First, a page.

Otters are being killed on Dorset's roads after recent rainfall has left some unable to swim under bridges in rivers, a wildlife charity said.

Dorset Wildlife Trust (DWT) has been made aware of a rising number of otter deaths in the county this autumn.

Most deaths have occurred on the road, a spokesman for the trust said, and are thought to be as a result of otters seeing the roads as an easier alternative to swimming in flood-swollen rivers.

Small ditches and streams are also holding more water, enabling otters to move through the landscape more easily and bringing them into increased contact with the county's highways.

Otters are protected in the UK under the Wildlife and Countryside Act, 1981.

The animals mainly feed on fish and are well suited to life on the water as they have webbed feet, dense fur to keep them warm, and can close their ears and nose when underwater.

In Dorset, otters are regularly seen on the river Stour, however they are mostly shy nocturnal animals and their presence is normally detected by their distinctive smelling faeces (known as spraints) which are deposited in prominent places.

DWT living landscape manager, Amanda Broom, said: "After almost disappearing from England in the 1970s otters have made a gradual recovery.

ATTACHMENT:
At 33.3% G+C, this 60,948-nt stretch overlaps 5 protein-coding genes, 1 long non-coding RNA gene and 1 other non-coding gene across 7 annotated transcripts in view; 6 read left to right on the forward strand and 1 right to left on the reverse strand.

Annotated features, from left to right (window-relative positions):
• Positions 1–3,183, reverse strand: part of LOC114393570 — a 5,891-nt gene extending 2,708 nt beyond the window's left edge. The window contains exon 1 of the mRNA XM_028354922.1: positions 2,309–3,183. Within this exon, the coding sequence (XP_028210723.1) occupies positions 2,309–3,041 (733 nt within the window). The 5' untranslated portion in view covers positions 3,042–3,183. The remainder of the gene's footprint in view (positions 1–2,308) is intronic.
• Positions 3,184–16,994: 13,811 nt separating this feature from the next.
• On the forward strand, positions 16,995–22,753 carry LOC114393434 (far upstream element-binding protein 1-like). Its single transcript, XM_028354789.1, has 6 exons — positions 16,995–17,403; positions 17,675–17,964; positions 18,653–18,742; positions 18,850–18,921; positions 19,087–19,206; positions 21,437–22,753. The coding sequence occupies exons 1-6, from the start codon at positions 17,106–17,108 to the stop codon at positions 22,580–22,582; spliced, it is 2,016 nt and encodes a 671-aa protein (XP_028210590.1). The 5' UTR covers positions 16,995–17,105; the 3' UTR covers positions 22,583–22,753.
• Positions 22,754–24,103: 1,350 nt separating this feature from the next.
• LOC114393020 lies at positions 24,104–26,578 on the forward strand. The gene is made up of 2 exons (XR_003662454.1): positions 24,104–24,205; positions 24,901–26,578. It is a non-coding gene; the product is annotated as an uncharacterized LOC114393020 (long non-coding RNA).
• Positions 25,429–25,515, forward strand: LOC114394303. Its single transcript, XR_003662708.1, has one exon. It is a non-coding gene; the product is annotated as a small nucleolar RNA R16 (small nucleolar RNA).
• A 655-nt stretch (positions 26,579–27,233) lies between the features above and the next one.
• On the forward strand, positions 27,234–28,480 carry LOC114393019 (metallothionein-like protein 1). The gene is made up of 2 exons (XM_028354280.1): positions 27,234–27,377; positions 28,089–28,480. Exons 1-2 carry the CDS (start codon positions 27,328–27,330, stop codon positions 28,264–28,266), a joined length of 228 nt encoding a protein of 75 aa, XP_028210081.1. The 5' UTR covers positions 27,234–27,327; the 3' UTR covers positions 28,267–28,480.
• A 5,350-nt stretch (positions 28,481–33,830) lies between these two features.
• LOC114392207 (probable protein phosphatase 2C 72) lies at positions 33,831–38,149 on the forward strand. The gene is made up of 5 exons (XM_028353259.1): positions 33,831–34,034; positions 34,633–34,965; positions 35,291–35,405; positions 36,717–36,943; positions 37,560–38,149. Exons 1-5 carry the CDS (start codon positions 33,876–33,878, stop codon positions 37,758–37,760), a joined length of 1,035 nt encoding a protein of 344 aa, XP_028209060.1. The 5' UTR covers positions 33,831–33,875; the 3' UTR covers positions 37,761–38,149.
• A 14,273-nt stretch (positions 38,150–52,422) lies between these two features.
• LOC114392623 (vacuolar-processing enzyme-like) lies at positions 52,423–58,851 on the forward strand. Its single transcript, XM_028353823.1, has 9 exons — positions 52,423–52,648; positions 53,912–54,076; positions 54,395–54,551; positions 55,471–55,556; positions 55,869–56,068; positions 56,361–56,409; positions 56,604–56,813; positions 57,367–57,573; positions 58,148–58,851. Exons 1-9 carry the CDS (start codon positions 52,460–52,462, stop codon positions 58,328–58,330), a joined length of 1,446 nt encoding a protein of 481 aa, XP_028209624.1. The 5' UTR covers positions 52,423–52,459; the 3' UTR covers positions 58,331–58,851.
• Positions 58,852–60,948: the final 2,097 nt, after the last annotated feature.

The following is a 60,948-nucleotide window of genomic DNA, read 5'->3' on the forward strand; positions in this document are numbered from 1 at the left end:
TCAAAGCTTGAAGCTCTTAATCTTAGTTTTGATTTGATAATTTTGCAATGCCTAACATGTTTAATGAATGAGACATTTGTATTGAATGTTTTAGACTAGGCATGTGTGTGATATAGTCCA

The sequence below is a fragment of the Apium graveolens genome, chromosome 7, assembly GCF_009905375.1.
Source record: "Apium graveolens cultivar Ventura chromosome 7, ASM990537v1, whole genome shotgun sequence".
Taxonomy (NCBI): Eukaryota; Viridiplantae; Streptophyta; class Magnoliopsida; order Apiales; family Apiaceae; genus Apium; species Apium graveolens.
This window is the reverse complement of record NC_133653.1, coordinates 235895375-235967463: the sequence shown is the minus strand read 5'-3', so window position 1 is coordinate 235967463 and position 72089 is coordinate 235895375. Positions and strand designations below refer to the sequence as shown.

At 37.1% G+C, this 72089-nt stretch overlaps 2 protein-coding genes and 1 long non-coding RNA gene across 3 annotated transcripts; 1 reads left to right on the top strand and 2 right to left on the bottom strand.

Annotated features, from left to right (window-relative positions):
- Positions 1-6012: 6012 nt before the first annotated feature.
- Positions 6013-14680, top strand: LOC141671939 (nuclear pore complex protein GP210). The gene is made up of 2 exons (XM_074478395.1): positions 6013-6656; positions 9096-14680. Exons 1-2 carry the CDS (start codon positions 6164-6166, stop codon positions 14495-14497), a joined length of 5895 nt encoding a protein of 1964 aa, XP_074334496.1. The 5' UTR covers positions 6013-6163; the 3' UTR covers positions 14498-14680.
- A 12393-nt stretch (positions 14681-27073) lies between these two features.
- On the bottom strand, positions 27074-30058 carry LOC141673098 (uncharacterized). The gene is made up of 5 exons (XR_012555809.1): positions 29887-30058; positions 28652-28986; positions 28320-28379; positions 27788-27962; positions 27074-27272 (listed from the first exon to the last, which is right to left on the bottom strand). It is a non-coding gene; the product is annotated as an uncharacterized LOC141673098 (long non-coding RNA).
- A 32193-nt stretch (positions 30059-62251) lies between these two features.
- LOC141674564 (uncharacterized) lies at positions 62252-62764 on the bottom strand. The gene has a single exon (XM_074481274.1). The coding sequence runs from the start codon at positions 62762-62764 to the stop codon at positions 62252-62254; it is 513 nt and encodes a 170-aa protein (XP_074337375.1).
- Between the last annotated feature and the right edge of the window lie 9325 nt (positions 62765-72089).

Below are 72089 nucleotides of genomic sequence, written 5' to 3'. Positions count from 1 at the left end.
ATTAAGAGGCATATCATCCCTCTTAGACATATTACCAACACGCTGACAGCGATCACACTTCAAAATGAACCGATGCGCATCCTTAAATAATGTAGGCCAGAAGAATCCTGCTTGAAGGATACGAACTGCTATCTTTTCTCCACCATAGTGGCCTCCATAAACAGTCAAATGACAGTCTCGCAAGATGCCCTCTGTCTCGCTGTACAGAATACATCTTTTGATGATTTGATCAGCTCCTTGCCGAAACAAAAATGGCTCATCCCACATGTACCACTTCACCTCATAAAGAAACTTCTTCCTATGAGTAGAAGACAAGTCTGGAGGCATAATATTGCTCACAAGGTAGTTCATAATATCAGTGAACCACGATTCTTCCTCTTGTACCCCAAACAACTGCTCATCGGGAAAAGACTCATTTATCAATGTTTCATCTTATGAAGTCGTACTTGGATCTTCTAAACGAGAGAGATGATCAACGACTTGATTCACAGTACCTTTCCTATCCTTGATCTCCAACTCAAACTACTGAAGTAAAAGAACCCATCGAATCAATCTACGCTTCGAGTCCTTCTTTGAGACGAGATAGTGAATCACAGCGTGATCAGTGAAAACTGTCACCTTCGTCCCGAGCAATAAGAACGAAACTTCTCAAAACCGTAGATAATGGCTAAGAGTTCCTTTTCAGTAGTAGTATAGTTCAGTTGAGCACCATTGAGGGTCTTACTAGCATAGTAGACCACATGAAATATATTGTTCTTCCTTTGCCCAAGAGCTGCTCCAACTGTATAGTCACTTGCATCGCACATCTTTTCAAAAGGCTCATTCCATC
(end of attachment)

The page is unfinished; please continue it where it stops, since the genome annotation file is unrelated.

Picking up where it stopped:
"In Dorset we are fortunate to have a wonderful network of rivers which support this beautiful enigmatic creature. Dorset Wild Rivers, a Wessex Water funded partnership project, enables us to work with farmers, landowners and fishing clubs to look after and further improve the health of rivers so that they can continue to support otters and other wildlife."

DWT is working with Dorset Police to help ensure safety for road users when an otter is found. Police advise drivers not to stop on dangerous bends in the dark and to consider their own safety and that of others if they find an otter in the road.

If an injured otter is found, police should be contacted if there is a hazard to drivers. If there is no hazard, motorists should call the Environment Agency on 03708 506506, which will advise on what to do with the carcass. If fresh, some carcasses may be sent to Cardiff University for post-mortem examination which can provide a valuable insight into health and biology.

If medical assistance is needed for an injured otter, phone the RSPCA National Emergency number on 0300 1234 9999.

Evidence of snares or home-made snares such as cable ties, an appearance of being shot, trapped or poisoned should be reported to police on 101.